Diamonds aren’t a good investment. Their supply is intentionally limited to keep their prices inflated. They are marketed in a way to lead grooms and brides to buy engagement rings with certain stones at certain prices. Thinking about bucking tradition? There are many other gem options—often at far better prices—beyond the round diamond solitaire of Barbie’s dreams. In recent years, there has been an uptick of sales of non-diamond stones; a recent survey by Gemfields reported that 31 percent of U.S. consumers ages 21 to 64 had bought ruby, sapphire, or emerald jewelry in the past two years. (Millennials liked colorful stones even better; 41 percent said they bought these rocks.)

Here are some non-traditional stone choices that’ll give you lots of dazzle, often (but not always) for less money. Using, we roughly compared prices and quality of gems to that of an oval one-carat diamond, 8 mm x 5.5 mm, color H or above with small inclusion and a very good cut, which would run you about $3,000. Keep in mind that other stones are evaluated and sized differently, but these examples are based on gems that would both appear larger and cost less.


On the Mohs scale, which measures gemstone hardness, sapphires rate a 9 (diamonds are a 10), making the often deep-blue stones sturdy enough for daily wear. Sapphires, a member of the mineral corundum family, also come in fancy hues like purples, pinks, and paler blues.

Sample price: $2,030


On the Mohs scale, deep red rubies measure a 9 and are considered slightly less hard than sapphires or diamonds. Like their corundum cousins sapphires, they are durable enough for daily wear.

Sample price: $2,675


Ideally rich green in color, emeralds are beryl gemstones that owe their hills-of-Ireland hue to deposits of chromium and vanadium. Inclusions are a natural part of emeralds, and they make the stones softer and less durable than diamonds, sapphires, and rubies—meaning they’re less suitable for the daily wear-and-tear of an engagement ring.

Sample price: $1,520


Originally discovered in scant amounts of silicon carbide materials left over from a meteorite, Moissanite is a colorless stone that’s nearly as hard as a diamond (9.25 on the Mohs scale) and possesses greater brilliance than a diamond. Critics say they create too much brilliance—they can create rainbow flashes in light—and while some people like this effect, others find it too disco ball-like. Moissanite is extremely rare in nature, but labs have produced it since the 1990s, and these synthetics cost 90 percent less than what you’d pay for a similarly cut and size diamond.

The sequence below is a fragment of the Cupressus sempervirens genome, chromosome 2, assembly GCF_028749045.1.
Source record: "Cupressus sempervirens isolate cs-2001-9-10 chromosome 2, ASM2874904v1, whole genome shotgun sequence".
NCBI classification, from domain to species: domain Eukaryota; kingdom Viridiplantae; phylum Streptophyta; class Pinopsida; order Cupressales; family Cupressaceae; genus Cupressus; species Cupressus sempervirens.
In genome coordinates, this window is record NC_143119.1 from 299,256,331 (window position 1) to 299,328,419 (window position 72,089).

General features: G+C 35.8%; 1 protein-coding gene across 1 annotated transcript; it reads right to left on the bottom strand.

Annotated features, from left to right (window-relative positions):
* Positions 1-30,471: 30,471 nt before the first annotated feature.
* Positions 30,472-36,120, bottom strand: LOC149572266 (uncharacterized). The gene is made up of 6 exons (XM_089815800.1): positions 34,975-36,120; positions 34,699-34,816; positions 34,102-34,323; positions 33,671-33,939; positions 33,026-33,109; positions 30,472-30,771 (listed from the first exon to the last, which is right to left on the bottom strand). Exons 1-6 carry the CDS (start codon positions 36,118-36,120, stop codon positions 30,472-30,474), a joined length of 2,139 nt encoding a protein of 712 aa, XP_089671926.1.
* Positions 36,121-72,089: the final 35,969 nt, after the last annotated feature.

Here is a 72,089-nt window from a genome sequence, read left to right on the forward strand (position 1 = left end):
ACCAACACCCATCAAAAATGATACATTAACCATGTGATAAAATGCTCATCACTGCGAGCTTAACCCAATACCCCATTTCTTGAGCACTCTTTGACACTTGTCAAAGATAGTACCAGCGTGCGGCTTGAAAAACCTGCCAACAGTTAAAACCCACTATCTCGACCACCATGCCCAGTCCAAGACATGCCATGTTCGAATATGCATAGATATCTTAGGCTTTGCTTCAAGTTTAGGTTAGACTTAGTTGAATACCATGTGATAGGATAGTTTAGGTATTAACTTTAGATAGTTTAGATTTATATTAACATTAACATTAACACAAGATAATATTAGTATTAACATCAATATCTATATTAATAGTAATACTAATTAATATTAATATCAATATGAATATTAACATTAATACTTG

Sample price: $350

Lab-grown Diamonds

Though lab-grown, or synthetic, diamonds might sound cheesy, they’re actually chemically and structurally identical to “real” diamonds. Only a skilled jeweler with high-tech equipment could suss out whether a gem is lab-grown or mined, and one of the high-tech sparklers will cost 20 to 30 percent less than a mined clear diamond. Your savings could be even greater—up to 80 percent less than the equivalent mined stone—for a fancy-colored diamond. Click here for more info on this up-and-coming option.

Sample price: $2,200

Other Choices

Due to their hardness and preciousness, sapphires and rubies are among the most popular gems for alternative engagement rings, along with the softer-yet-still-lovely emerald. But there are multiple other stones to consider for big purchases, from purple-yellow ametrine to the sapphire or ruby-like spinel, many of them a better deal than diamonds. It’s important to ask about hardness if you’re ISO a solitaire stone that will see heavy daily wear in a ring. Then, too, you’ll also want to consider a cut gem’s looks; many stones are cheaper than diamonds, but none match their sparkle.